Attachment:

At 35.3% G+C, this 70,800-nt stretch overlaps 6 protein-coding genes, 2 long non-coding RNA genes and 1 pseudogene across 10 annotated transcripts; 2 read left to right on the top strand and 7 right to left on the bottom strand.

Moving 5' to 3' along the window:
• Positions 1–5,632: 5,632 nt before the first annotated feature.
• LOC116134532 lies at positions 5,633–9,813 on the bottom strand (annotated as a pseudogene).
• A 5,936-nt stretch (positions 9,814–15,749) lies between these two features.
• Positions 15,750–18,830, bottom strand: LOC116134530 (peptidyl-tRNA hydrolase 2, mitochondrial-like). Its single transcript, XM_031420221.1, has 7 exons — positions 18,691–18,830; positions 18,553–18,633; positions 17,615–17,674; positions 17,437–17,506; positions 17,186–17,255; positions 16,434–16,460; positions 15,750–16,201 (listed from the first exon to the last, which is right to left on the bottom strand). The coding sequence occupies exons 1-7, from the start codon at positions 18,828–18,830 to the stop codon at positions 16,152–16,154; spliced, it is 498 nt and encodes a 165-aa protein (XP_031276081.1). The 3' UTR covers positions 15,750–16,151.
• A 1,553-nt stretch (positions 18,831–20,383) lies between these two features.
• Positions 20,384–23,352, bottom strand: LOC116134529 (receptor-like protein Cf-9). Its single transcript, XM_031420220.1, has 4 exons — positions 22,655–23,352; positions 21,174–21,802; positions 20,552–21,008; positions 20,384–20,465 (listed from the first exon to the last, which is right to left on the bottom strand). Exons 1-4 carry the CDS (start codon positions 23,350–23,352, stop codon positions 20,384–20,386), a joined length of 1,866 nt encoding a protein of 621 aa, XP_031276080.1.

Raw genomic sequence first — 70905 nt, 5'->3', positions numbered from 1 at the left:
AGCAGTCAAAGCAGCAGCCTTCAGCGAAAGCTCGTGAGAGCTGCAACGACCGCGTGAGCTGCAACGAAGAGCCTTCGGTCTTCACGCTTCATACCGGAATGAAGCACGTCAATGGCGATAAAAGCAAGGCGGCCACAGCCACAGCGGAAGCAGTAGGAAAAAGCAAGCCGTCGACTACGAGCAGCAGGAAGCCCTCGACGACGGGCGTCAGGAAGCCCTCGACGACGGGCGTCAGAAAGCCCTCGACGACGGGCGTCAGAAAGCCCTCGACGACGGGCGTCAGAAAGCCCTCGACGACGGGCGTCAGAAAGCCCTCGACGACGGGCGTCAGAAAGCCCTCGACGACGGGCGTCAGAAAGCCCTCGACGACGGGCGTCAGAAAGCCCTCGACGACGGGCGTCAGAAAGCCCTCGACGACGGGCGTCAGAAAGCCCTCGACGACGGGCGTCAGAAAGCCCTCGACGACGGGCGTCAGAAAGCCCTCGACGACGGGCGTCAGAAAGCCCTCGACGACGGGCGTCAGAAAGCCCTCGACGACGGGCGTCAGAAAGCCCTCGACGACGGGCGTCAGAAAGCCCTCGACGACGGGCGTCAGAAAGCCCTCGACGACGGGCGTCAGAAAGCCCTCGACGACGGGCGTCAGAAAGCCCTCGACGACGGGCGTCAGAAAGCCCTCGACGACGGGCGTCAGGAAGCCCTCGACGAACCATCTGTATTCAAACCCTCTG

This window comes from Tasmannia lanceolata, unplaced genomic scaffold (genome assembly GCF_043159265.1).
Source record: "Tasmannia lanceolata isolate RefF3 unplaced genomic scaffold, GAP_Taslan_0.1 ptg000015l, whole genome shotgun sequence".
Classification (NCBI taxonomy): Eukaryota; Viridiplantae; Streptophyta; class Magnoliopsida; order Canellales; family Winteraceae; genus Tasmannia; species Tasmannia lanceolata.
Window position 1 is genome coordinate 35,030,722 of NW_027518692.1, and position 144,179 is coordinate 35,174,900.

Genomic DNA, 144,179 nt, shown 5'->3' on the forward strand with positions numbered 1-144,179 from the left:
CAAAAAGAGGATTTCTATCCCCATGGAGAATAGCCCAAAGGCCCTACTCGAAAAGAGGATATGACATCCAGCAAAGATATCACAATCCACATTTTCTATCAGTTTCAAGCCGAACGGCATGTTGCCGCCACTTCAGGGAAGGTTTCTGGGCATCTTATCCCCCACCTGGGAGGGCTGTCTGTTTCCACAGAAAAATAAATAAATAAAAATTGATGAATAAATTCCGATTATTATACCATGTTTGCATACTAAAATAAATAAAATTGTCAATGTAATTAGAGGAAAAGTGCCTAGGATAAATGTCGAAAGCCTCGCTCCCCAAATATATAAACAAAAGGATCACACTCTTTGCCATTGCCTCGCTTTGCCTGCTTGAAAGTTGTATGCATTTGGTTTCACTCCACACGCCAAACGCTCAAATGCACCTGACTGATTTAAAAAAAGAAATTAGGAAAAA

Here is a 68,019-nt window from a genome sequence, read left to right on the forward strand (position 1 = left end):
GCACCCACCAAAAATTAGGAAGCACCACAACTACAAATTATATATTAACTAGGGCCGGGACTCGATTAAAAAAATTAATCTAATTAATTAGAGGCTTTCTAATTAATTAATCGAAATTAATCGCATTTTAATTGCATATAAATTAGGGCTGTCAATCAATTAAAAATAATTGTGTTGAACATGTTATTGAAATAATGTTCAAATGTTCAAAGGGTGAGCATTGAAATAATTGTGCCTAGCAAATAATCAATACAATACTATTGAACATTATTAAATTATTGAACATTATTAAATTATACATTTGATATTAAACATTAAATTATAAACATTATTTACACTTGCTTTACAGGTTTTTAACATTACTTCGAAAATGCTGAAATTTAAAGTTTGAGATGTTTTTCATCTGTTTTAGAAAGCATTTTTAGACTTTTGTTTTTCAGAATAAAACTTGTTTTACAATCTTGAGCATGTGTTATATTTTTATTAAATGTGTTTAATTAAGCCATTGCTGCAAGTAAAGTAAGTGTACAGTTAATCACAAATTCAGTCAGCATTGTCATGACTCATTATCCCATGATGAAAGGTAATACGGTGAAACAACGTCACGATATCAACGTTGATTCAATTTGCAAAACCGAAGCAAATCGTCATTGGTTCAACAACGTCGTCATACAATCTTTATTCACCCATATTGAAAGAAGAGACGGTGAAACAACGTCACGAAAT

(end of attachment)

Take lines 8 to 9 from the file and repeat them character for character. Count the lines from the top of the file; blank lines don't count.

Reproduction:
• Positions 20,384–23,352, bottom strand: LOC116134529 (receptor-like protein Cf-9). Its single transcript, XM_031420220.1, has 4 exons — positions 22,655–23,352; positions 21,174–21,802; positions 20,552–21,008; positions 20,384–20,465 (listed from the first exon to the last, which is right to left on the bottom strand). Exons 1-4 carry the CDS (start codon positions 23,350–23,352, stop codon positions 20,384–20,386), a joined length of 1,866 nt encoding a protein of 621 aa, XP_031276080.1.

Raw genomic sequence first — 70905 nt, 5'->3', positions numbered from 1 at the left: